A review of Walking the Labyrinth by Pamela Wax

Reviewed by Charles Rammelkamp

Walking the Labyrinth
by Pamela Wax
Main Street Rag Press
May 2022, $15.00, 96 pages, ISBN: 978-1-59948-919-3

When her father dies three years after her mother, Pamela Wax writes in “Gazing into the Abyss,” a rabbi tactlessly tells her, You’re next, aiming for stoic wisdom instead of comfort. It’s time to face your own mortality. Pamela Wax stares mortality in the face throughout this collection, an extended elegy for her younger brother who committed suicide, as well as for her other dead – parents, grandparents, aunts, friends.  She wrestles with death like Jacob wrestles with the Angel.  The poem concludes:

At sixty, I’m still generationally 
misplaced, having friends jam-sandwiched
between busy lives of children and grandkids,
and/or needful parents who fall,
forget, can’t hear, or swallow, while I have
neither parents nor children. I look out
at the abyss, and wonder if this makes me
more ready to be next, to parachute
a gentle landing into a world-to-come.

As Saul Bellow memorably wrote in Herzog, “…nothing faithful, vulnerable, fragile can be durable or have any true power. Death waits for these things as a cement floor waits for a dropping light bulb.” Yet grief and guilt are automatic responses even as the inevitable occurs.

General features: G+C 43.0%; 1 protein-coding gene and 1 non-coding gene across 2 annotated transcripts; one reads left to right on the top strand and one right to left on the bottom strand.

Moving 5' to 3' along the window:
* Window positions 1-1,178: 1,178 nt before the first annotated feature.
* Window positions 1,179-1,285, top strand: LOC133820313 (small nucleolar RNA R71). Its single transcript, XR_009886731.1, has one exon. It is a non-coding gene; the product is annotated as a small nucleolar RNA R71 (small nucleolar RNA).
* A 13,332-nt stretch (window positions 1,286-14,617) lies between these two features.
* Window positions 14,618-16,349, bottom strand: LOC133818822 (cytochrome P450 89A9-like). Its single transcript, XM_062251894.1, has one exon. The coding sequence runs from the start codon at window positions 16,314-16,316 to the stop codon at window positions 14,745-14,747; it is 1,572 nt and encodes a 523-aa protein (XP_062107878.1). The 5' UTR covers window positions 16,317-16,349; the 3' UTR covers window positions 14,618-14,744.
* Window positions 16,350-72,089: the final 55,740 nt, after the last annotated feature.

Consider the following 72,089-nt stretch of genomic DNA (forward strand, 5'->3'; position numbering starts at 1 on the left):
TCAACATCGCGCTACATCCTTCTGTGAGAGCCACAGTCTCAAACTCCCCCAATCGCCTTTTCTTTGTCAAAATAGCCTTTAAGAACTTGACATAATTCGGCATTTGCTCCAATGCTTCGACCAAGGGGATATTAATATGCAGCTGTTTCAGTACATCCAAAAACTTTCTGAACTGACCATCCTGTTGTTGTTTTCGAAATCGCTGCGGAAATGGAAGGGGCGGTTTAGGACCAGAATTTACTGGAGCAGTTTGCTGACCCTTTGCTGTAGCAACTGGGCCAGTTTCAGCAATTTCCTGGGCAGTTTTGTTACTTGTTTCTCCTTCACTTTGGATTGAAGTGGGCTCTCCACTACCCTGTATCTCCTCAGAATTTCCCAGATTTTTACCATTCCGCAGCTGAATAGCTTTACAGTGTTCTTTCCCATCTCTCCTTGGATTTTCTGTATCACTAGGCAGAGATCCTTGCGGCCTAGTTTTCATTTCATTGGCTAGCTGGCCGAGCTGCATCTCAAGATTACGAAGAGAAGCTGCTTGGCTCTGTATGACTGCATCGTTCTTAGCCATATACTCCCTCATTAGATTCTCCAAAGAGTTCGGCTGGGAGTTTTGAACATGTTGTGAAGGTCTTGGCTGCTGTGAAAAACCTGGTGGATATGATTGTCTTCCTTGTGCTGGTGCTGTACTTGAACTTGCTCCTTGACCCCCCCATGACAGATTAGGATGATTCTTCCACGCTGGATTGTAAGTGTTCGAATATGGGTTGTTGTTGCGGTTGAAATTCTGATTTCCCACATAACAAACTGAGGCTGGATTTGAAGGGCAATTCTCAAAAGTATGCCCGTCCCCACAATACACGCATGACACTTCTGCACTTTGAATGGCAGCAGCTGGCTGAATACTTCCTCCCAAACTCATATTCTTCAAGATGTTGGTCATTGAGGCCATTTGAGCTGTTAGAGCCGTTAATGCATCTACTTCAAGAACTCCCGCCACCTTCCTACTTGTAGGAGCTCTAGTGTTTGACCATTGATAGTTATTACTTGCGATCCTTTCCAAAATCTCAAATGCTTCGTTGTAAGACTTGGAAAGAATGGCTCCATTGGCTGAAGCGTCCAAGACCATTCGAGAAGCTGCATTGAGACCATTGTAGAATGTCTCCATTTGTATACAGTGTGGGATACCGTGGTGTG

Mainly, it’s her younger brother Howard’s death by suicide that haunts Wax. It is either implicitly or explicitly the subject of over a dozen and a half poems. Walking the Labyrinth is dedicated to Howard’s memory. 

In the very first poem, “Howard,” Wax breaks down the name into its syllabic units, “how” and “ward.” How – the first word in the Book of Lamentations, read every year on Tisha B’Av, a day of grief in the Hebrew calendar. How awful. How / I wish I’d known. Gradually, through “My Friend Dreamed About Me Twice,” “The Day After He Called,” and “Approaching Zeal: A Run-On Abecedarian,” we learn about Howard’s tragic death, jumping from a bridge, May 12, 2018, his body found twelve days later, the notes he left for his sisters, his husband and their children. All of this is saturated with Wax’s grief and guilt. In “M’aidez” and elsewhere she laments having missed the warning signs, the cry for help.

Three of the poems – “May, Mother, I,” “The 42nd Day of the Omer, 2020,” and  “Crossing the Breakwater” – take place on Howard’s yahrzeit, the anniversary of his death (Iyyar 27 in the Hebrew calendar), always a moment for reflection. In “May, Mother, I” she writes:

Howard-less, I dread the coming
years we would have seasoned
together into wrinkles and salvaged ease,
playing Scrabble on a porch swing
in some fairy tale future, reminiscing
like an old married couple….

In “Cloven Hooves” Wax recalls her father’s death, the first night of shiva, and she recalls both her mother’s and her father’s deaths in “Ethical Will.” In “Nacre” it is her Aunt Pearl, after whom she was given her Hebrew name,  Penina.  In “We Flew Pan Am” she again recalls her mother’s passing.  Oman-Ray Uins-Ray” also involves her parents dying.  “Seeing Red in Hopkins Forest” is a meditation on her beloved college professor’s suicide. In “I Am Not Descended from Stoics Like Jackie O.” she recalls her grandfather dying on her eleventh birthday, and two years later, when she becomes bat mitzvah, her grandmother imploring

for a death more attractive